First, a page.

Promoting the Understanding of a Black Theological Perspective

Black Theologian Day is October 14

By Will Jones*

Bishop James S. Thomas,
The late Bishop James S. Thomas, A UMNS photo by Mike DuBose

The late Bishop James S. Thomas initiated the first Black Theologian Day, during his time as episcopal leader of the East Ohio Conference, to promote the understanding of a Black theological perspective to a primarily Caucasian denomination in the United States.

All East Ohio Conference clergy and laity are invited to dive deeper into their faith and broaden their understanding by participating in Black Theologian Day 2017, to be held at Aldersgate UMC (North Coast District) in Warrensville Heights on October 14.  This year’s theme is Overcoming Fear, based on Romans 8:31.

“One of the main hindrances to doing ministry is fear.  It paralyzes us.  We have to remember as clergy and lay that if God if for us, who can be against us,” said EOC Director of Connectional Ministries the Rev. Steve Court.

Ms. Erin Hawkins
Ms. Erin Hawkins, General Secretary of the General Commission on Religion and Race

Erin Hawkins the General Secretary of the General Commission on Religion and Race is this year’s guest scholar.  She is dedicated to building the capacity of The United Methodist Church to be contextually relevant and reach more people, younger people, and a more diverse people by providing practical resources and support to leaders throughout the Church to help them engage and embrace the cultural diversity present in our congregations and communities.

The ministry model of the Commission on Religion and Race (GCORR) helps our conference to have vital conversations with people different than us and to deepen our ability to be culturally competent.  Black Theologian Day is an opportunity for that to happen.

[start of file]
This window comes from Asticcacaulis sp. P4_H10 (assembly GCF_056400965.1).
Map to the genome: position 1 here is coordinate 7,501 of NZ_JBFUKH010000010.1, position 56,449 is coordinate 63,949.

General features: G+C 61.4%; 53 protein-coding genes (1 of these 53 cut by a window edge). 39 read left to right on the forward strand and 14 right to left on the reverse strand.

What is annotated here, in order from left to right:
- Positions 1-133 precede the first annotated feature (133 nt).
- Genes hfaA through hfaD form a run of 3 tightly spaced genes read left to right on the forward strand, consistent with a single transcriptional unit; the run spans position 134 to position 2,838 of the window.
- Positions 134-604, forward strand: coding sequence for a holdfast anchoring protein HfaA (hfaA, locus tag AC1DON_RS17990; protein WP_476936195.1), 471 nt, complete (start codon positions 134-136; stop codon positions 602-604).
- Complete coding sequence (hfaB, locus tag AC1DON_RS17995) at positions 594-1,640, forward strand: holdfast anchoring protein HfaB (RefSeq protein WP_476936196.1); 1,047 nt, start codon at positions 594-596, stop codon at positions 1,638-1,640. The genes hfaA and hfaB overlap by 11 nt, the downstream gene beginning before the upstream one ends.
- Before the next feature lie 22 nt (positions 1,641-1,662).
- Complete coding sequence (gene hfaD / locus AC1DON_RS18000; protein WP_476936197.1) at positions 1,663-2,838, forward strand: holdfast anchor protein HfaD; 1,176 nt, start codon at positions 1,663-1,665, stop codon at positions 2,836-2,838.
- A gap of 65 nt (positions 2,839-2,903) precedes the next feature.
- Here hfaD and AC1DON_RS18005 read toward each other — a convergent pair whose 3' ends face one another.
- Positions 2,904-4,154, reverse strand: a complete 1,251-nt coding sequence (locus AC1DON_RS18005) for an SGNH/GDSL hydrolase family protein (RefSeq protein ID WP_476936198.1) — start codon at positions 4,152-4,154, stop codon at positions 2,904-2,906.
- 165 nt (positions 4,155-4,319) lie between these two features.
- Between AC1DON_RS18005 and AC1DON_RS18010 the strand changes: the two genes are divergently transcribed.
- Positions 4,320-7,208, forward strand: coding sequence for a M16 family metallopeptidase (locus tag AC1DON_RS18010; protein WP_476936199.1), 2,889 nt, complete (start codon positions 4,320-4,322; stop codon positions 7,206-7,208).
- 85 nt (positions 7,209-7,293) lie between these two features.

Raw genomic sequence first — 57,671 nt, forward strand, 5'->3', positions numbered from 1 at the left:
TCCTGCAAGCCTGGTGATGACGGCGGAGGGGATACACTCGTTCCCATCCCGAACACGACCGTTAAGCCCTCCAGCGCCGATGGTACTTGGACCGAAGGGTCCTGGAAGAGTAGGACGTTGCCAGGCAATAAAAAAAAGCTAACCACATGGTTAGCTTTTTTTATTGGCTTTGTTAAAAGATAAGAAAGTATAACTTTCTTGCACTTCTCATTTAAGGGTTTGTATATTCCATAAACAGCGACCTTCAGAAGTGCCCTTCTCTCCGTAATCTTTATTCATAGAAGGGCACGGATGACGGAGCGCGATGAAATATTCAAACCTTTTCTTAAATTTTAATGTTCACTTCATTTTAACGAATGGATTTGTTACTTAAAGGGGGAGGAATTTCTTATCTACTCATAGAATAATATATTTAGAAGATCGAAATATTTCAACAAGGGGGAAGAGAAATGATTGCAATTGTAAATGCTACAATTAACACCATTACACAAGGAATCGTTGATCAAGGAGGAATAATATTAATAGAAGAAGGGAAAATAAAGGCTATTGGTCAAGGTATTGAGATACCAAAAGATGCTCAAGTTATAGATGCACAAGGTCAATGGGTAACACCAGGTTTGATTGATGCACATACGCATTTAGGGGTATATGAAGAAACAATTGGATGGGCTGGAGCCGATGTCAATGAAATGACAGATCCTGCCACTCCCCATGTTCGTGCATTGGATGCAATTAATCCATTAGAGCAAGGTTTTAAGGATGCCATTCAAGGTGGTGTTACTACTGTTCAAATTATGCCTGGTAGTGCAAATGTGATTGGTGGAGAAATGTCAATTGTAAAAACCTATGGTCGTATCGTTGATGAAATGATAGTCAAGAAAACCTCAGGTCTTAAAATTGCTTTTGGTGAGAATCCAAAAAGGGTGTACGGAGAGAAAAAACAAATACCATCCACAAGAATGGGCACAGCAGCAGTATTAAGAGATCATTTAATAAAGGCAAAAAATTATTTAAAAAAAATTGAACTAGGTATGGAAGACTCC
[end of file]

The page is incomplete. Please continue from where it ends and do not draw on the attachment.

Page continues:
The Rev. Darlene Robinson of Willard First UMC (Firelands District) has participated in several past Black Theologian Days and encourages all clergy and laity in East Ohio to attend this year’s event.

“A lively, Spirit-filled and energized time of worship will be had in the midst of an informed theological presentation, informative teaching and an opportunity for great dialogue,” she said.  “One gets to see, hear, and dialogue with an African-American scholar that one may have not known about or may never get an opportunity to see in person.”

Cost is $15 and online registration is required to attend.  Register here.

 *Will Jones is director of Multicultural Vitality for the East Ohio Conference of The United Methodist Church.

Honoring the Legacy of Dr. Martin Luther King, Jr.

By Rick Wolcott*

“Martin Luther King, Jr. Day is not a day off it is a day on. We have amazing work to do and today is a day to switch-on our attitudes about what needs to be done,” the Rev. Dogba R. Bass told those gathered for the Inaugural Martin Luther King, Jr. Birthday Observance at Aldersgate United Methodist Church (North Coast District) in Warrensville Heights.

“When I remember Dr. King, I think of his great speech – the ‘I have a dream’ – but I also recall the Birmingham demonstrations,“ said Bishop Tracy S. Malone of the East Ohio Conference, who also emphasized the Montgomery bus boycott, the poor people’s march in Washington, D.C., and Dr. King’s standing up for the sanitation workers in Memphis.

“Dr. Martin Luther King was a man of action.  He had a dream, but he was a man who acted,” she said.

During the morning celebration, several city and state officials shared the many ways that Dr. King made an impact in their lives, and Lena Nance reminisced about being a part of the 1963 March on Washington, D.C.

“Martin was a beacon for me,” she said.  “He was a bridge builder, and everything that happened has shaped my life and I know it will shape yours.”

Speaking about Dr. King’s legacy, Nance said, “Don’t call it a dream, let’s call it a plan for action.”

The program culminated with a standing ovation for Tracy Bass and for fourth-graders Traevon Anderson and Cheri Stoudermire, after they recited Dr. King’s “I have a dream” speech.